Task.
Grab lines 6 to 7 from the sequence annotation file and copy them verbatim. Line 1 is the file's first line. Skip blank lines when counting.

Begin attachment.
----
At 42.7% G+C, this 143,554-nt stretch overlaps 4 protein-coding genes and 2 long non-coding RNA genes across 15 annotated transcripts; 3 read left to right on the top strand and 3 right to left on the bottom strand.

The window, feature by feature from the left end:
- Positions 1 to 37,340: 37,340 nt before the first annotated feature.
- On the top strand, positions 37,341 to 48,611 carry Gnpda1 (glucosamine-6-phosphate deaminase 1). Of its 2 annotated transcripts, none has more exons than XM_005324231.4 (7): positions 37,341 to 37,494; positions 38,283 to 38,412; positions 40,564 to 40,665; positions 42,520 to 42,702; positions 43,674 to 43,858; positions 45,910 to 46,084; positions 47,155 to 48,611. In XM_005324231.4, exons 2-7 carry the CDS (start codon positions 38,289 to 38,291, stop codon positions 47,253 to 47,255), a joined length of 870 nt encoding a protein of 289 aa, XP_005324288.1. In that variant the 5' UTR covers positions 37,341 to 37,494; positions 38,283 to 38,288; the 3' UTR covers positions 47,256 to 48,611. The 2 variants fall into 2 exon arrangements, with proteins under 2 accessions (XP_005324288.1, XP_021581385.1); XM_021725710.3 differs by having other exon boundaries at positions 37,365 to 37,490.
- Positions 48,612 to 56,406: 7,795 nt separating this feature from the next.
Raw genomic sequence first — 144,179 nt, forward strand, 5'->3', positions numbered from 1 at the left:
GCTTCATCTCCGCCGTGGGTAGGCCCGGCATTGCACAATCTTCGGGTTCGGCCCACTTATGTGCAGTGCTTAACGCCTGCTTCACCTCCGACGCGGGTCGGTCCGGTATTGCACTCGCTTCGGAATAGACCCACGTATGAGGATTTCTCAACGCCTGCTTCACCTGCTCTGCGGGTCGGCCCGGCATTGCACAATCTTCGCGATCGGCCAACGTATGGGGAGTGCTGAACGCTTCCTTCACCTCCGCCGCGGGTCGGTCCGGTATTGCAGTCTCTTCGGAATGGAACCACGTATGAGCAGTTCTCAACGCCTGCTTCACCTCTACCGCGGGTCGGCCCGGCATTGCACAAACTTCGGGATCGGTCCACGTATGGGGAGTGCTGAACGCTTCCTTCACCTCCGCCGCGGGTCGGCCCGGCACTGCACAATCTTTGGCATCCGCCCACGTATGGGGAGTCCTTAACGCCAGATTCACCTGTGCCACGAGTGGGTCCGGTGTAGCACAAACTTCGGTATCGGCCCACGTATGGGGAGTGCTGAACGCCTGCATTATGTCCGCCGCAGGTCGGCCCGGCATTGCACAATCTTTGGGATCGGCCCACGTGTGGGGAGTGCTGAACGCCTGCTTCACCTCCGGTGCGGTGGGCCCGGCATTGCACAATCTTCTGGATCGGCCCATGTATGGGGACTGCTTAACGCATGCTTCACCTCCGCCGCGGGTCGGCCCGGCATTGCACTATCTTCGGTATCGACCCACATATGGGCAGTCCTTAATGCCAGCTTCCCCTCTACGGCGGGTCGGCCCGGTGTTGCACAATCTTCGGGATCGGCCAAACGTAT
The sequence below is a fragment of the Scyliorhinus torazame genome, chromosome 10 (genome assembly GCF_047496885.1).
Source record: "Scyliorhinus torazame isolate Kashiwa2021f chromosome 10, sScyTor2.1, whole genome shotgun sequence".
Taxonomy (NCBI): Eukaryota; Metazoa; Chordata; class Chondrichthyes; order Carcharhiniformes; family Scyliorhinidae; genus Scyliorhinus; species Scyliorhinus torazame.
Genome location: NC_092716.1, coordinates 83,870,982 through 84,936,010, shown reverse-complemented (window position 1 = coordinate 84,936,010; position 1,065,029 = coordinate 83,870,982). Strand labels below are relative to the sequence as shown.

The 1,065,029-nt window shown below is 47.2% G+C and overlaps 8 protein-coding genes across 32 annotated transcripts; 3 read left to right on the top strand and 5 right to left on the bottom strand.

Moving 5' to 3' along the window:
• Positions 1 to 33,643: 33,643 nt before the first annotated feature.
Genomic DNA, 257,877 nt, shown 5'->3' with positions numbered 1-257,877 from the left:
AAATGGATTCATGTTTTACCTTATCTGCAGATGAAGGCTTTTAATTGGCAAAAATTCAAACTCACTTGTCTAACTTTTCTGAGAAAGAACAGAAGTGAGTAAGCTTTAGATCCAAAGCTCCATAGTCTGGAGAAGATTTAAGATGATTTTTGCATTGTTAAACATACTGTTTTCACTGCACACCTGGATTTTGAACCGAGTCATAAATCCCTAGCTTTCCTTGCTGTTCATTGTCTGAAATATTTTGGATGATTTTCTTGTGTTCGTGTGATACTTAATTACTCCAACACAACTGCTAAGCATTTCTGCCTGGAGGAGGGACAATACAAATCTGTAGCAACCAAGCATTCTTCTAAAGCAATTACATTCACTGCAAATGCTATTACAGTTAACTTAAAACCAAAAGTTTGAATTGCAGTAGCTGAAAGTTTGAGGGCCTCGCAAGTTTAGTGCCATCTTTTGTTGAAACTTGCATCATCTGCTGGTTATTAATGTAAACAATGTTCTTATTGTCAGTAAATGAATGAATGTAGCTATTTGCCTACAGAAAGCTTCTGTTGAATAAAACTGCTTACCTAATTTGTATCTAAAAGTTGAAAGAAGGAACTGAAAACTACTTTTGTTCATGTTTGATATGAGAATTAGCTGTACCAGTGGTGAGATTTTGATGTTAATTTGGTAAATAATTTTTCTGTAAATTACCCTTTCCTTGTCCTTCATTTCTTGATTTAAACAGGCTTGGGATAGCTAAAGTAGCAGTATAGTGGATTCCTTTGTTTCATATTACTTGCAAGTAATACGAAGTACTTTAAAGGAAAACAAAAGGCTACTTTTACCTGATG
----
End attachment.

Raw genomic sequence first — 144,179 nt, forward strand, 5'->3', positions numbered from 1 at the left:
GCTTCATCTCCGCCGTGGGTAGGCCCGGCATTGCACAATCTTCGGGTTCGGCCCACTTATGTGCAGTGCTTAACGCCTGCTTCACCTCCGACGCGGGTCGGTCCGGTATTGCACTCGCTTCGGAATAGACCCACGTATGAGGATTTCTCAACGCCTGCTTCACCTGCTCTGCGGGTCGGCCCGGCATTGCACAATCTTCGCGATCGGCCAACGTATGGGGAGTGCTGAACGCTTCCTTCACCTCCGCCGCGGGTCGGTCCGGTATTGCAGTCTCTTCGGAATGGAACCACGTATGAGCAGTTCTCAACGCCTGCTTCACCTCTACCGCGGGTCGGCCCGGCATTGCACAAACTTCGGGATCGGTCCACGTATGGGGAGTGCTGAACGCTTCCTTCACCTCCGCCGCGGGTCGGCCCGGCACTGCACAATCTTTGGCATCCGCCCACGTATGGGGAGTCCTTAACGCCAGATTCACCTGTGCCACGAGTGGGTCCGGTGTAGCACAAACTTCGGTATCGGCCCACGTATGGGGAGTGCTGAACGCCTGCATTATGTCCGCCGCAGGTCGGCCCGGCATTGCACAATCTTTGGGATCGGCCCACGTGTGGGGAGTGCTGAACGCCTGCTTCACCTCCGGTGCGGTGGGCCCGGCATTGCACAATCTTCTGGATCGGCCCATGTATGGGGACTGCTTAACGCATGCTTCACCTCCGCCGCGGGTCGGCCCGGCATTGCACTATCTTCGGTATCGACCCACATATGGGCAGTCCTTAATGCCAGCTTCCCCTCTACGGCGGGTCGGCCCGGTGTTGCACAATCTTCGGGATCGGCCAAACGTAT